Improving Your Proofreading by Daphne Gray-Grant

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In Writers
Feb 20th, 2013
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reading 2The final step in editing is proofreading.  This is a category of its own, for which I offer the following advice:

  1. Try to allow at least one day to pass after you finish writing and before you start proofing. This will give you the necessary distance to catch unconscious mistake, such as typing now for know or triker for trickier.

  2. You will catch more errors if you print out your text and proofread on paper. The human eye reads material onscreen much more quickly and less carefully. Print out your work before proofing it.

  3. If there is some reason that prevents you from printing, use a distinctive typeface and bump up the point size before proofing. When I have to proof onscreen, I use Papyrus 20 point–this makes it easier to catch errors.

  4. Question all “facts,” paying particular attention to names (people, places, books, movies, songs), addresses, titles and dates. Be aware the single most common mistake is to mismatch days with dates. (Example: Tuesday, July 4, when in fact it is Wednesday, July 4.)

  5. Be especially careful with the big, obvious, yet somehow “invisible” stuff. A few months ago, I nearly signed off on a brand-new publication. The problem? We’d misspelled the client’s name at the top of the front page! Three of us, including a professional proofreader, had managed to miss this hugely embarrassing error. Fortunately, someone else caught the mistake before it was too late. My printing rep laughed and said this happens all the time because people overlook proofreading the obvious.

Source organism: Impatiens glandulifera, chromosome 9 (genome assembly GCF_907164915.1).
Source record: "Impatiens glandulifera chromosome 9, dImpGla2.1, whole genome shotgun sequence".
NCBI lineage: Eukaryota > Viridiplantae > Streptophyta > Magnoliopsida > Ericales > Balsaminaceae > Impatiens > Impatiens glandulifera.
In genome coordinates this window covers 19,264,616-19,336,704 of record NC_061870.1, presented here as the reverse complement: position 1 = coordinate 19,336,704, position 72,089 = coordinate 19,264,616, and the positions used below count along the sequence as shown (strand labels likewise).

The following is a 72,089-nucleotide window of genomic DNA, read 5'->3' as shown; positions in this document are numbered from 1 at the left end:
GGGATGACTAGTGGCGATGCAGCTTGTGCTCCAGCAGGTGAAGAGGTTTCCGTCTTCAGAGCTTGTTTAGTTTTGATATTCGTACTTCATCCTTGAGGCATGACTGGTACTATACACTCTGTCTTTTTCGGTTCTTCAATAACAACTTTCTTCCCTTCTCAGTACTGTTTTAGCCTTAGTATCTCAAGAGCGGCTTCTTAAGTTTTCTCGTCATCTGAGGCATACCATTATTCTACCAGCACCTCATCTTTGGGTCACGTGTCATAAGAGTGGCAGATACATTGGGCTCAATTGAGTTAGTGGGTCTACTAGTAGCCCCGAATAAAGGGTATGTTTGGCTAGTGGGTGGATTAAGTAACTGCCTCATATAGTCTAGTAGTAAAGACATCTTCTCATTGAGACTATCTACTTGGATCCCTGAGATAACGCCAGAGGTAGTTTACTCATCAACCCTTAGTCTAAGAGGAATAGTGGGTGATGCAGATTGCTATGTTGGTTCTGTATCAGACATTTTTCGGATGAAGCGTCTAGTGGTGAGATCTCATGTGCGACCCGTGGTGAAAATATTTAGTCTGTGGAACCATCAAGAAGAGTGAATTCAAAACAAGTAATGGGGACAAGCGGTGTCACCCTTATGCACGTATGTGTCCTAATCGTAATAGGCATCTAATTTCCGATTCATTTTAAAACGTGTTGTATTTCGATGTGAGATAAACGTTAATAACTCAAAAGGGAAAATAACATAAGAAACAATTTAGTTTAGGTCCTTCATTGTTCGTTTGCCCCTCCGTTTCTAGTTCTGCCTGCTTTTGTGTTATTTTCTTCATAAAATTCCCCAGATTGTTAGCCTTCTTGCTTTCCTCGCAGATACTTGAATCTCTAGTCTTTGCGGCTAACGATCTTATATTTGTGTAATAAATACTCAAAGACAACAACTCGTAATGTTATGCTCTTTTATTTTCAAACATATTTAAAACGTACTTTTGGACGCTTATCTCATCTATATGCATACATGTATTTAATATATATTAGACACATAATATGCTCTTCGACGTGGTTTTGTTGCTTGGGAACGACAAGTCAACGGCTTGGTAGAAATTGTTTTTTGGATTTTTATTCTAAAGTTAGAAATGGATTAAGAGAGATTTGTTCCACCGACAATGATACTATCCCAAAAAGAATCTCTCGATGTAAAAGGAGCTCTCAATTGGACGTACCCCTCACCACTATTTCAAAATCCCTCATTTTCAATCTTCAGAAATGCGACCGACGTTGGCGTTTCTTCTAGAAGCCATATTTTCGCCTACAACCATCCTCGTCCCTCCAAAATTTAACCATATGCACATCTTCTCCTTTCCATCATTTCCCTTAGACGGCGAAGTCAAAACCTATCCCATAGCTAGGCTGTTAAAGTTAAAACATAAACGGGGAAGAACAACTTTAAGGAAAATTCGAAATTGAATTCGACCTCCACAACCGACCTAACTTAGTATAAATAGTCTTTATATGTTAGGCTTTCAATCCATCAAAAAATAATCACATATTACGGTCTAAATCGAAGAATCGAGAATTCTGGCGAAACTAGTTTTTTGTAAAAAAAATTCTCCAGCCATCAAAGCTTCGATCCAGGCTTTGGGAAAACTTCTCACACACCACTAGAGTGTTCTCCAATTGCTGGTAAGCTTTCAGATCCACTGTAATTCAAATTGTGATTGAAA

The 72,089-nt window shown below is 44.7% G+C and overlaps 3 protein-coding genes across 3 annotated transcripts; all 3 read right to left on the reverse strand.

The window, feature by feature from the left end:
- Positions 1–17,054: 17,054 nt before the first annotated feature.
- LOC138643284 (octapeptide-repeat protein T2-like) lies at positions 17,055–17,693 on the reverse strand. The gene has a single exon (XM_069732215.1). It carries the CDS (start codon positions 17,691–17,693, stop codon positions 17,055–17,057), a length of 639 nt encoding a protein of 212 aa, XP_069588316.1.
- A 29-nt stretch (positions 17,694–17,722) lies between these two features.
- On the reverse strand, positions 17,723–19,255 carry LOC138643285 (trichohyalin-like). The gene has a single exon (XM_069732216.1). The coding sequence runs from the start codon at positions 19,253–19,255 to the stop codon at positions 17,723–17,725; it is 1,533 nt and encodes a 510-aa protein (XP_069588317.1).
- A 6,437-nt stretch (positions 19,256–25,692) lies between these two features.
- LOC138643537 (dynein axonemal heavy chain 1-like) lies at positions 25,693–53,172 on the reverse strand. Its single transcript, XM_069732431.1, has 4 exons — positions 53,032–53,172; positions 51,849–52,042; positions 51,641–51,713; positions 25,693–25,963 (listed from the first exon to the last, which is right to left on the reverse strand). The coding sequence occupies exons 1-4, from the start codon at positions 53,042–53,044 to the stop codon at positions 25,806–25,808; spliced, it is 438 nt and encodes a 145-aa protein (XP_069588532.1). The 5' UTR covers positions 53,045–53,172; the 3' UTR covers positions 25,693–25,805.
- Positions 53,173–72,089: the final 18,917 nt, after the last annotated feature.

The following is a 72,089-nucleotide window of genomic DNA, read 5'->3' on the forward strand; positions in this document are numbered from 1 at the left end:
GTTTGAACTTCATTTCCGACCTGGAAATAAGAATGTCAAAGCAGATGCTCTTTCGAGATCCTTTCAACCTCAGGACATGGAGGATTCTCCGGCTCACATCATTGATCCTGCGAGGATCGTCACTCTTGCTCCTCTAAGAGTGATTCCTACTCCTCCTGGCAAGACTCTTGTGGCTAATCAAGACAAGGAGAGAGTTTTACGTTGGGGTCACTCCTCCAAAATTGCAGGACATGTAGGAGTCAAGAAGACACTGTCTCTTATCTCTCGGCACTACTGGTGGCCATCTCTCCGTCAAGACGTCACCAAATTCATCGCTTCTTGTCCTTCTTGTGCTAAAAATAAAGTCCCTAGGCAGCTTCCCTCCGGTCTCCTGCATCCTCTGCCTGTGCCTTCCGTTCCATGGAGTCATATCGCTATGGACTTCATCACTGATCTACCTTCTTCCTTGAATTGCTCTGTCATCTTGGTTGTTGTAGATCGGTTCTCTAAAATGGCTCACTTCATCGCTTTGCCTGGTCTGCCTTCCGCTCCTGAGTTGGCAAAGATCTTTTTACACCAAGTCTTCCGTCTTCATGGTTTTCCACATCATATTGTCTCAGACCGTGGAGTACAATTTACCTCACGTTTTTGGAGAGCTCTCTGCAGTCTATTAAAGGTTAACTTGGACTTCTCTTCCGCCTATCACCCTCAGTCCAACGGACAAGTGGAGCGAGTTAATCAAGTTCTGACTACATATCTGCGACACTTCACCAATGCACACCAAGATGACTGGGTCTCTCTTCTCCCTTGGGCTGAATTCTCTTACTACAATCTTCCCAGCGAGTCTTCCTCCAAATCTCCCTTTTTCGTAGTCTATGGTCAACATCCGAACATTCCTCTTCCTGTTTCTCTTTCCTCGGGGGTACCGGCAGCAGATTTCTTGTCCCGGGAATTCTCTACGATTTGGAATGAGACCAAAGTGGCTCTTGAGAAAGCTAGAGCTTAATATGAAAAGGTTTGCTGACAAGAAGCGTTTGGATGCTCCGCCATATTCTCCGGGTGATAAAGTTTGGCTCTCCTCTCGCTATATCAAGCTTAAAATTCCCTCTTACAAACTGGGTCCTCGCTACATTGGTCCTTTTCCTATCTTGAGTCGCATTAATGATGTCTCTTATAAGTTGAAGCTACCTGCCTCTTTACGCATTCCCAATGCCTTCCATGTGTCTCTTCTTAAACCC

6. Start at the end. Professional proofreaders often read at least once backwards. That is, they begin at the end and work back through the piece, paragraph by paragraph or even line by line.  Even better, if you have time and a willing friend, share proofreading tasks. (It’s easier to catch mistakes in someone else’s work.)

  7. Put a ruler under each line as you read the text. This stops your eye from jumping ahead to the next line.

  8. Consider your text from a customer’s perspective. For instance, if the piece is an invitation requiring an RSVP, it needs a phone number or e-mail address to which someone could respond. And, of course, it should have the date of the event and an address.

  9. Make a list of your own common errors and check for those specifically (“its” instead of “it’s” is a big problem for some people, for example).

  10. Read your work aloud at least once. You’ll catch a lot more errors this way.

© Daphne Gray-Grant.  This set of Top Ten Productivity Tips for Writers is excerpted (with permission) from Daphne’s excellent book (Meggin’s comment) 8 1/2 Steps to Writing Faster, Better.  Daphne Gray-Grant is The Publication Coach and you can access her book and sign up for her VERY helpful (again, Meggin’s comment) weekly newsletter at Publication Coach.  Writers will find her site, materials, and coaching helpful.

If you liked these tips and would like over 560 practical, immediately-implementable tips to read, print, and/or post as reminders, then you will want the Top Ten Productivity Tips – The Collection, available to access and download right away! Inside this full-color, 108-page productivity manual, you’ll find several hundred tips covering topics such as meetings, workspace organization, planning your day, effective delegation, and how to keep your mind focused on your work. With these clever tips in hand, you’ll be more peacefully and predictably productive than you’ve ever been.

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